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Under 30 and sexually active? It’s a good idea to get tested for chlamydia and gonorrhea

Chlamydia and gonorrhea are among the most commonly reported sexually transmitted bacterial infections (STIs) and are treatable with antibiotics. Without treatment, these infections can lead to pelvic inflammatory disease, pain and possibly infertility.

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Anyone sexually active under age 30 should be offered testing for chlamydia and gonorrhea, according to a new guideline from the Canadian Task Force on Preventive Health Care published in CMAJ (Canadian Medical Association Journal).

Chlamydia and gonorrhea are among the most commonly reported sexually transmitted bacterial infections (STIs) and are treatable with antibiotics. Without treatment, these infections can lead to pelvic inflammatory disease, pain and possibly infertility.

“If people are under 30 and sexually active, it’s a good idea to get tested,” says Dr. Ainsley Moore, a family physician and associate clinical professor, Department of Family Medicine, McMaster University, and chair of the task force chlamydia and gonorrhea working group. “Many people are asymptomatic and may not seek treatment so we’re recommending opportunistic testing — that is, at any health care visit.”

The guideline recommends that health care providers offer routine testing for chlamydia and gonorrhea annually to all sexually active patients younger than 30 who are not known to belong to a high-risk group. Sexual activity is defined as anyone who has had oral, vaginal or anal intercourse.

Why is the task force recommending screening?

  • 1 in 20 sexually active individuals 15-29 years old will get chlamydia.
  • Reported rates for this age group are 1.0%-1.9% (chlamydia) and 0.2%-0.3% (gonorrhea).
  • Many people are asymptomatic or do not seek care and are not included in reported cases.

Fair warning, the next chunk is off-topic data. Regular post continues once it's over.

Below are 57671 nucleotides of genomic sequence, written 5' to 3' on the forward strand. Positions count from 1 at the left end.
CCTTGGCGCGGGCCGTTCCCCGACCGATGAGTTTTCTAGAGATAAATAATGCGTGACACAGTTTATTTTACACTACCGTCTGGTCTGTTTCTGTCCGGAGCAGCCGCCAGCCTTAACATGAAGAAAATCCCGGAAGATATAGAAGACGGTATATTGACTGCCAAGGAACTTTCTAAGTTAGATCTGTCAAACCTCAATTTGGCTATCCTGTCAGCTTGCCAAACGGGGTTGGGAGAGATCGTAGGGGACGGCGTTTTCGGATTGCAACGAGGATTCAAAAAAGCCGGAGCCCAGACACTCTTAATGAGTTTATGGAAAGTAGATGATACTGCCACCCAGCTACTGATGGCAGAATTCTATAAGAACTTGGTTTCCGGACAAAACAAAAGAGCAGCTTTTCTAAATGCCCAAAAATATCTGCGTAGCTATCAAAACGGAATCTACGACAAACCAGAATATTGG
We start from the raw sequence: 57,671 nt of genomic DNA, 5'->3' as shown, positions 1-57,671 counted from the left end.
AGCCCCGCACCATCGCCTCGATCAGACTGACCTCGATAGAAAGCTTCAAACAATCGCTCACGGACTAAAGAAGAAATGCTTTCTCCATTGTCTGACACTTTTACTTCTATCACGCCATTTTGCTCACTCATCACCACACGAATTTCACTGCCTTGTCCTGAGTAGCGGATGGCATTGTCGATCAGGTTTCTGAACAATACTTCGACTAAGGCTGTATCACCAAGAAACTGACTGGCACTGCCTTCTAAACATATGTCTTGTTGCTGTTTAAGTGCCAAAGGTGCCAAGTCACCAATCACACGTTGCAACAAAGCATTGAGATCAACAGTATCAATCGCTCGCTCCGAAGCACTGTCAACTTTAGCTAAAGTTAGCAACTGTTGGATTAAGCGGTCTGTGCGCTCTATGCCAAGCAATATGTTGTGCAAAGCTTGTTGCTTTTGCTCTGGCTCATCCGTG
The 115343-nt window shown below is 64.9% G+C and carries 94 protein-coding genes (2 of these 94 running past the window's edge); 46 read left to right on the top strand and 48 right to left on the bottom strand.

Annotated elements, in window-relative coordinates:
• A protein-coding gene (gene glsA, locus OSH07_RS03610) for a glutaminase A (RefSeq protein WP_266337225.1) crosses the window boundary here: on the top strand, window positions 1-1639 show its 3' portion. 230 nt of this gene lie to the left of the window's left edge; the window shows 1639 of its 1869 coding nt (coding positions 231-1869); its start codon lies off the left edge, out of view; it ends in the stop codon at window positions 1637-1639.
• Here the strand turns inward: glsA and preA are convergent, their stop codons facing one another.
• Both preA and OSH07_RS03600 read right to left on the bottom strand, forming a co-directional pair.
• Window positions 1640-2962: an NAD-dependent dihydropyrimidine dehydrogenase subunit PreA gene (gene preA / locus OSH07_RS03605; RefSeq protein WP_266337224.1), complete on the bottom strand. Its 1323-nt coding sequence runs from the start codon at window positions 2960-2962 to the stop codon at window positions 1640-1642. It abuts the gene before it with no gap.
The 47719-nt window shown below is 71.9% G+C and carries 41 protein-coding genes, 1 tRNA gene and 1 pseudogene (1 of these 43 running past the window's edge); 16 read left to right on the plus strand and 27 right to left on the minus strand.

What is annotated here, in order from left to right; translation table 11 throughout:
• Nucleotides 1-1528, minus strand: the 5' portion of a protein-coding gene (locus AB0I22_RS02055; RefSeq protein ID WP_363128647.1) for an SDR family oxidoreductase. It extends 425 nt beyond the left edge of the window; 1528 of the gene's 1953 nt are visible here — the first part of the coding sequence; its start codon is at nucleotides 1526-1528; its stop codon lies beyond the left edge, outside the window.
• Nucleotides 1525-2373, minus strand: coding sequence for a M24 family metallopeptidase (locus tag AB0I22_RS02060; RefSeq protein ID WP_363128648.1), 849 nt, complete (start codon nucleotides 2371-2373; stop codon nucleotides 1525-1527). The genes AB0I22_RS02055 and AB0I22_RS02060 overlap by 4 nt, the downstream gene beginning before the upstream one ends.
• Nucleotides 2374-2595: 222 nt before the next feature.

• True rates of chlamydia in 15- to 29-year-olds may be as high as 5%-7%.
  • Rising rates of chlamydia and gonorrhea in people aged 25-29 years since 2000.
  • Screening may reduce pelvic inflammatory disease in females.

This recommendation does not apply to pregnant people, people known to the clinician to be at increased risk based on sexual behaviours, or patients seeking care for a possible STI. Clinicians should consult national, provincial, or local guidance when providing care for these individuals.

Current practice recommends screening sexually active people who are not at high risk up to age 25.

“This recommendation to extend screening to age 30 reflects increasing rates of infection among (those) aged 25 to 29 years,” says Dr. Donna Reynolds, a member of the working group, family physician and an assistant professor at the University of Toronto in Canada. “As it’s an easy test, usually a urine test or vaginal swab, it can be done at any visit to a physician, nurse practitioner or sexual health clinic.”

The recommendations also consider the potential for anxiety and embarrassment around screening for STIs.

“Although we recommend this as routine, clinicians know to expect feelings of fear, anxiety or embarrassment on the part of some patients and be ready to discuss these,” says task force member Dr. Brenda Wilson, a public health physician and professor at Memorial University, St. John’s, Newfoundland.

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The guideline recommends also screening males as the primary source of infection for females, for whom the health consequences can be greater.

“Screening males, who are often without symptoms, may reduce transmission and complications in females and may improve health equity for females,” says Dr. Moore.

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